Speeches & Floor Statements

Floor Statement of Sen. Lamar Alexander (R-TN) on Legislation to Implement the Recommendations of the Iraq Study Group

Posted on May 10, 2007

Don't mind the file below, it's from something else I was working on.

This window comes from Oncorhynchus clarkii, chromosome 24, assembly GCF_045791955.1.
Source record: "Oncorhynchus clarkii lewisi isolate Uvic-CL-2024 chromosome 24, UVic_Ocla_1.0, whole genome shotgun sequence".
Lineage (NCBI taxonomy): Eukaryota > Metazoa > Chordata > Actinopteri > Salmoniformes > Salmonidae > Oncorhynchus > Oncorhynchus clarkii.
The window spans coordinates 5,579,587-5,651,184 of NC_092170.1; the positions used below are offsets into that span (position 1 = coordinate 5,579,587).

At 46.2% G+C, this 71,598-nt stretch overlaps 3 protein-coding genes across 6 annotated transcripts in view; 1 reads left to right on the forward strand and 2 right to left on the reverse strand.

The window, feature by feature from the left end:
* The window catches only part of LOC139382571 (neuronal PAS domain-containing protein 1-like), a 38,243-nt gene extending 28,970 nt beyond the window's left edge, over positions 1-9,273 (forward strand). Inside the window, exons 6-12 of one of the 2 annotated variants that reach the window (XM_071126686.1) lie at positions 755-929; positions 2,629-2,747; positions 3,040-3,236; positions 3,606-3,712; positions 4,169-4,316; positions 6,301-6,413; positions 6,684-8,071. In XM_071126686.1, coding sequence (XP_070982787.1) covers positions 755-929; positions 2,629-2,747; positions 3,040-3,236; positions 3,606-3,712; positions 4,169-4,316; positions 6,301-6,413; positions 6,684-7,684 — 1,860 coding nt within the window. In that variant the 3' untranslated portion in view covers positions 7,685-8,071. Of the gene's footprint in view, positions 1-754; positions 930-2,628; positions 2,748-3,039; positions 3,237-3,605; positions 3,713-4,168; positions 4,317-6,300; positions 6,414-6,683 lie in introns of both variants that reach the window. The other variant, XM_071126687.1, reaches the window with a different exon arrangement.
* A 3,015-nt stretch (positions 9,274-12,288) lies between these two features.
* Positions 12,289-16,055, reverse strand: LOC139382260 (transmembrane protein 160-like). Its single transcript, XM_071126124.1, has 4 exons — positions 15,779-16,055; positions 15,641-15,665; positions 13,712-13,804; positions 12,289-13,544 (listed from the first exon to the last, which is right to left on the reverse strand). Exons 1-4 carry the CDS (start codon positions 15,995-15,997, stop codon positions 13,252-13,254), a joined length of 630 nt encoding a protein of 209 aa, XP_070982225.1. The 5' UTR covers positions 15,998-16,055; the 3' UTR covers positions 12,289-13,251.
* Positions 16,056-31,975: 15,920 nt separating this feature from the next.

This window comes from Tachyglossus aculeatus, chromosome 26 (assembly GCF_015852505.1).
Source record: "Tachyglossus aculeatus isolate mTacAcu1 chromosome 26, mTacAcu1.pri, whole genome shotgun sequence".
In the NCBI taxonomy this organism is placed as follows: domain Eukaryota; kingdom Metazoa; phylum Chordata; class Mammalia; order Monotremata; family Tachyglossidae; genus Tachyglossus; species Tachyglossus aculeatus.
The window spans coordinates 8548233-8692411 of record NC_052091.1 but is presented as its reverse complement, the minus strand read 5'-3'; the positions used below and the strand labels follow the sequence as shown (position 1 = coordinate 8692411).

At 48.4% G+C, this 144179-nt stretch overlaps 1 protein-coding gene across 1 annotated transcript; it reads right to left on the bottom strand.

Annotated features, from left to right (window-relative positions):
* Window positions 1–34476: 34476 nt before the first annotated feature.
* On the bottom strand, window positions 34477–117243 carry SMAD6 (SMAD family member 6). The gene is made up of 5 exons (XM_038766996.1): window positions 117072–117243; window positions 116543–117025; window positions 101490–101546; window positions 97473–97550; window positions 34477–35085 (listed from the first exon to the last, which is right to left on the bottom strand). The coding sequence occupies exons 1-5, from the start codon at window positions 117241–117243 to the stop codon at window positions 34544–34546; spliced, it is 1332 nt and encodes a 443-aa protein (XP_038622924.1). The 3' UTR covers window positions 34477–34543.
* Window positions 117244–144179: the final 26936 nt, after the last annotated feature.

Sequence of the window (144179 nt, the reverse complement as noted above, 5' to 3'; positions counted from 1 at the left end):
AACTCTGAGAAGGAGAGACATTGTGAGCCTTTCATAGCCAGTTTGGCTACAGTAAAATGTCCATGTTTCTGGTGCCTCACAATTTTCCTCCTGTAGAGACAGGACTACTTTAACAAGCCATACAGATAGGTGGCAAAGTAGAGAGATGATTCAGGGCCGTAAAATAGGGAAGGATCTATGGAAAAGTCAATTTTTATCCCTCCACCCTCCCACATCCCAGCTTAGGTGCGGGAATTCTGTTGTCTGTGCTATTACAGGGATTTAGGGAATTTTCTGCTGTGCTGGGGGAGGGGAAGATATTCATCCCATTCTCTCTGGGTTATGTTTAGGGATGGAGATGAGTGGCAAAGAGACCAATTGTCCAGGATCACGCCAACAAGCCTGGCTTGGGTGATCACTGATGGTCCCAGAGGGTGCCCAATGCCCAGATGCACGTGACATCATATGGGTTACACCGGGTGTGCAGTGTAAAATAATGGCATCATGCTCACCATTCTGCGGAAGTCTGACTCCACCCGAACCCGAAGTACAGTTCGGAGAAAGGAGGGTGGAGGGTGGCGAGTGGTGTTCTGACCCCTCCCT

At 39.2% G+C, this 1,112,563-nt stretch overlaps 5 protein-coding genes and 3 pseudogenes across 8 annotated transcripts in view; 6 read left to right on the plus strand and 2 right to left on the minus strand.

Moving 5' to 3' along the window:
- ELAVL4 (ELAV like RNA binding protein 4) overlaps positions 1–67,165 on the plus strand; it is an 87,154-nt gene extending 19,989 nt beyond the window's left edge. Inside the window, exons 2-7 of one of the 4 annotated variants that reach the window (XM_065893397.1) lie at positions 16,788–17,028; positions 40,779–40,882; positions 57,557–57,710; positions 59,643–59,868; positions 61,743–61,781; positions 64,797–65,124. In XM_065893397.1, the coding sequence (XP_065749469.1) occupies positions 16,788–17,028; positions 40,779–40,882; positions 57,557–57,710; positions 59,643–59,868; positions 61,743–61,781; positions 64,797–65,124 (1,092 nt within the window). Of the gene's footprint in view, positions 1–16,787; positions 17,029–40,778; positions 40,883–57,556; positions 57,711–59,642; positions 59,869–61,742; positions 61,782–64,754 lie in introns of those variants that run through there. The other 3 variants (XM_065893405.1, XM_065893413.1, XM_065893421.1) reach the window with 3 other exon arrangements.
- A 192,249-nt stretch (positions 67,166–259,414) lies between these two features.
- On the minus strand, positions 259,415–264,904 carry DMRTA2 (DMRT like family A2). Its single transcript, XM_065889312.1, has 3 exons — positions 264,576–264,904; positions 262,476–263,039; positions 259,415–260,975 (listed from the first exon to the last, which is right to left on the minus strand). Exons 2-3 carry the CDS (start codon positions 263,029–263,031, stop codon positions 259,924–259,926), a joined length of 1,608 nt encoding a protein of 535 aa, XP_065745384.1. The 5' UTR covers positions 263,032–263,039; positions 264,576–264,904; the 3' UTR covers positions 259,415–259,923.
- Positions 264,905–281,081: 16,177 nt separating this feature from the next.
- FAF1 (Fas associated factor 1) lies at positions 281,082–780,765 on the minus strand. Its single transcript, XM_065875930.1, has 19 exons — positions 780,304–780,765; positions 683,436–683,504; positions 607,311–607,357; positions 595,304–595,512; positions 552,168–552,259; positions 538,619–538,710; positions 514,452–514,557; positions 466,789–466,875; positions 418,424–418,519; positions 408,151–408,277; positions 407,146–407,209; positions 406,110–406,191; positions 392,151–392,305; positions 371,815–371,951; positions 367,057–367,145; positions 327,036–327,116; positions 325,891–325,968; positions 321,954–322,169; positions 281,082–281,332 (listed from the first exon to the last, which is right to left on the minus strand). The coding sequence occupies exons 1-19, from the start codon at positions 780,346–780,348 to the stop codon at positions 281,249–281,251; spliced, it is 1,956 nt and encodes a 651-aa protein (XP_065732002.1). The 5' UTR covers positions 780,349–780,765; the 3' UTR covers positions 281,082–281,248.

There is too much partisan game playing on the issue of Iraq. We owe it to our country and our troops to find a bipartisan consensus to support where we go from here. We need a political solution in Washington, DC, as much as we need one in Baghdad. We need to get out of the combat business in Iraq and into the support, training, and equipping business as soon as we honorably can. That is why Senator Salazar and I have drafted legislation to implement the recommendations of the bipartisan Baker-Hamilton Iraq Study Group. We will introduce our legislation after Congress and the President have worked out the Iraq supplemental appropriations bill. We invite our colleagues -- both Democrats and Republicans -- to join us. We believe the recommendations of the Iraq Study Group offer the best opportunity for a bipartisan consensus on a new course in Iraq. In fact, these recommendations seem to already be guiding the President's efforts and the efforts of those on the other side who were calling for change. For example, the administration has begun to act on these recommendations by increasing the number of troops embedded with Iraqi forces, using milestones to help chart progress, and by meeting with Iraq's neighbors, including Iran and Syria. The President's national security adviser has pointed to the Baker-Hamilton report as authority for the surge of troops in Baghdad. Just last week, the President himself told the Associated General Contractors of America at their convention that he liked what Baker and Hamilton had to say. "It is something we should seriously consider. Their idea was that, at some point in time, it makes sense to have a U.S. presence configured this way," the President said. "It is an interesting idea." At the same time, Democratic proposals in Congress have also been guided by the ISG report, for example, working on milestones for improvement in Iraq, limiting the role of the United States to one of training, equipping, and counterterrorism operations, and stating as a goal a drawdown of combat forces by March of next year. In short, the seeds of bipartisan consensus about how the Unite States should go forward in Iraq are best found in the Iraq Study Group report. Former Secretary of State Jim Baker and former Congressman Lee Hamilton prefaced their report by saying this: Success depends on the unity of the American people in a time of political polarization. Americans can and must enjoy the right of robust debate within a democracy. Yet U.S. foreign policy is doomed to failure -- as is any course of action in Iraq -- if it is not supported by a broad, sustained consensus. The aim of our report is to move our country toward such a consensus.” Yesterday and today, I talked with Secretary Baker and Congressman Hamilton. Each said the Salazar-Alexander legislation accurately reflects the recommendations of their report. I have learned that sometimes a Senator has to say something two or three or more times on the Senate floor before anybody pays much attention. For example, on March 14, I said that it was time for the President to take the Iraq Study Group report down off the shelf and use it for something other than a bookend. Today, I am making that same suggestion again, and I am going one step further. The Senator from Colorado and I are offering to our colleagues on both sides of the aisle -- and to our country -- a way to go forward on a bipartisan basis. I was surprised and disappointed that the President didn't take advantage of this opportunity during his State of the Union Address in January. He knew then that a majority of Americans didn't support his strategy. Fewer do today. He knew then his strategy cannot be long sustained without that support. That is still true today. The President could have invited the distinguished members of the Iraq Study Group to sit in the gallery during his speech and, as Presidents often do, introduced them, 10 of America's most distinguished citizens from the Reagan, Carter, and George H.W. Bush administrations, and the U.S. Supreme Court. One of these is now the Secretary of Defense. They are ideologically and politically diverse. They spent nine months, met nine times, went to Baghdad, interviewed 171 individuals, and made 79 recommendations. They are all in this book. They didn't shy away from the unpleasant facts. They told us 79 percent of Iraqis have a mostly negative view of U.S. involvement in their country. Then they said 2,900 American lives were lost, and another 21,000 wounded; $400 billion was spent, with estimates as high as $2 trillion for the final cost. They said this is not a perfect option, but it is the best option. The President could have said in January, “This isn't my recommendation, it is theirs, and I accept it for the good of our country, and I ask the American people to accept it.” That is not Presidential weakness, that is Presidential leadership. The President's job is not only to see urgent issues and lay out a strategy. The rest of his job -- at least for a sustained military strategy -- is to persuade half of the people he is right. It is not too late. The President has the option before him today, and we are trying to make it easier for him. What we are respectfully saying in our legislation is, if the President should choose to develop a way forward based upon the Iraq Study Group's recommendations, we will support that plan and we will encourage our colleagues and our country to do so on a bipartisan basis, so that Iraq, the Middle East, our troops, and the world will know that in the United States we are unified in our purpose. Such a plan will not satisfy everybody. It will not pull out our troops tomorrow. It will not get us out of the combat business immediately. It won't add 100,000 or 200,000, or 300,000 troops for "victory" in Iraq. It will get us out of the combat business in Iraq and into the support, training, and equipping business, in a prompt and honorable way. It will reduce the number of forces in Iraq. Because there will still be a significant but limited military presence in Iraq, it will signal to the rest of the Middle East to stay out of Iraq. It will give support to General Petraeus and his troops, who are in the midst of a surge. It will expand diplomatic efforts to build support for Iraq national reconciliation and sovereignty. It will recognize, as Prime Minister Blair said, it is time for the next chapter of Iraq's history to be written largely by the Iraqis themselves. As a Republican Senator, my message with respect to the President is that I hope he and the White House seriously consider this. We are not introducing this bill today. It will be introduced in 2 or 3 weeks. Then, we hope other Senators will support it. I hope the President will embrace it. There is plenty within this report that gives him the opportunity to continue our mission in Iraq. The difference is that this is not the President's report, and that is its advantage. It has a better chance of success, in terms of developing bipartisan support here and in our country. Finally, there are some issues that are simply too big for one party to solve. Iraq is, as the Senator from Colorado has said, the foremost among these. Here we are, the oldest democracy, lecturing Baghdad, an infant democracy, for not coming up with a political solution, when we ourselves cannot come up with one. Until we do come up with one, we should spend less time lecturing Baghdad and more time working together to fashion a way forward on the foremost issue facing our country.